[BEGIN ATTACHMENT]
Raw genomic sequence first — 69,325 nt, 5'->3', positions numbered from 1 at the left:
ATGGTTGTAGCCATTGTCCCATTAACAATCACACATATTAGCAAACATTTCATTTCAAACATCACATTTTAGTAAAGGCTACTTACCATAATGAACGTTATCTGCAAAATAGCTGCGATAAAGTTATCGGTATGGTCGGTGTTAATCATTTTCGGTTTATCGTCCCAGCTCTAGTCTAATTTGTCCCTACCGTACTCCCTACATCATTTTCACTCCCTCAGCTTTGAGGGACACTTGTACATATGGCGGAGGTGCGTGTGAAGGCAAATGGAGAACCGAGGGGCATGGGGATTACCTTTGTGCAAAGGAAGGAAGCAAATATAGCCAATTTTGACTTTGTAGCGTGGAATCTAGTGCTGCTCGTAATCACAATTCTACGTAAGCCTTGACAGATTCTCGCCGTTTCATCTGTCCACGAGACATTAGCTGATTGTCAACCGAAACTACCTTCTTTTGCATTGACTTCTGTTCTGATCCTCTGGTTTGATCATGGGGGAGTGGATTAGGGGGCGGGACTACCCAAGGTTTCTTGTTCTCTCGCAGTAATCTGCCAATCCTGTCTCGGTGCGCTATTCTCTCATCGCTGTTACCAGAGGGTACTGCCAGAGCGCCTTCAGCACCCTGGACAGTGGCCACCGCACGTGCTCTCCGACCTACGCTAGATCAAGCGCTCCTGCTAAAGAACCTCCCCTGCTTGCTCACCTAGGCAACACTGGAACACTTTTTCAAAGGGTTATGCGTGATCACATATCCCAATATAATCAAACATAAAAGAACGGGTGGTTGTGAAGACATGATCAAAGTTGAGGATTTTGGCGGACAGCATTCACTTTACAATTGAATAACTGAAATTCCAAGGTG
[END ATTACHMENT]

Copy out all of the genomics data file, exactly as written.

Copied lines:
Raw genomic sequence first — 69,325 nt, 5'->3', positions numbered from 1 at the left:
ATGGTTGTAGCCATTGTCCCATTAACAATCACACATATTAGCAAACATTTCATTTCAAACATCACATTTTAGTAAAGGCTACTTACCATAATGAACGTTATCTGCAAAATAGCTGCGATAAAGTTATCGGTATGGTCGGTGTTAATCATTTTCGGTTTATCGTCCCAGCTCTAGTCTAATTTGTCCCTACCGTACTCCCTACATCATTTTCACTCCCTCAGCTTTGAGGGACACTTGTACATATGGCGGAGGTGCGTGTGAAGGCAAATGGAGAACCGAGGGGCATGGGGATTACCTTTGTGCAAAGGAAGGAAGCAAATATAGCCAATTTTGACTTTGTAGCGTGGAATCTAGTGCTGCTCGTAATCACAATTCTACGTAAGCCTTGACAGATTCTCGCCGTTTCATCTGTCCACGAGACATTAGCTGATTGTCAACCGAAACTACCTTCTTTTGCATTGACTTCTGTTCTGATCCTCTGGTTTGATCATGGGGGAGTGGATTAGGGGGCGGGACTACCCAAGGTTTCTTGTTCTCTCGCAGTAATCTGCCAATCCTGTCTCGGTGCGCTATTCTCTCATCGCTGTTACCAGAGGGTACTGCCAGAGCGCCTTCAGCACCCTGGACAGTGGCCACCGCACGTGCTCTCCGACCTACGCTAGATCAAGCGCTCCTGCTAAAGAACCTCCCCTGCTTGCTCACCTAGGCAACACTGGAACACTTTTTCAAAGGGTTATGCGTGATCACATATCCCAATATAATCAAACATAAAAGAACGGGTGGTTGTGAAGACATGATCAAAGTTGAGGATTTTGGCGGACAGCATTCACTTTACAATTGAATAACTGAAATTCCAAGGTG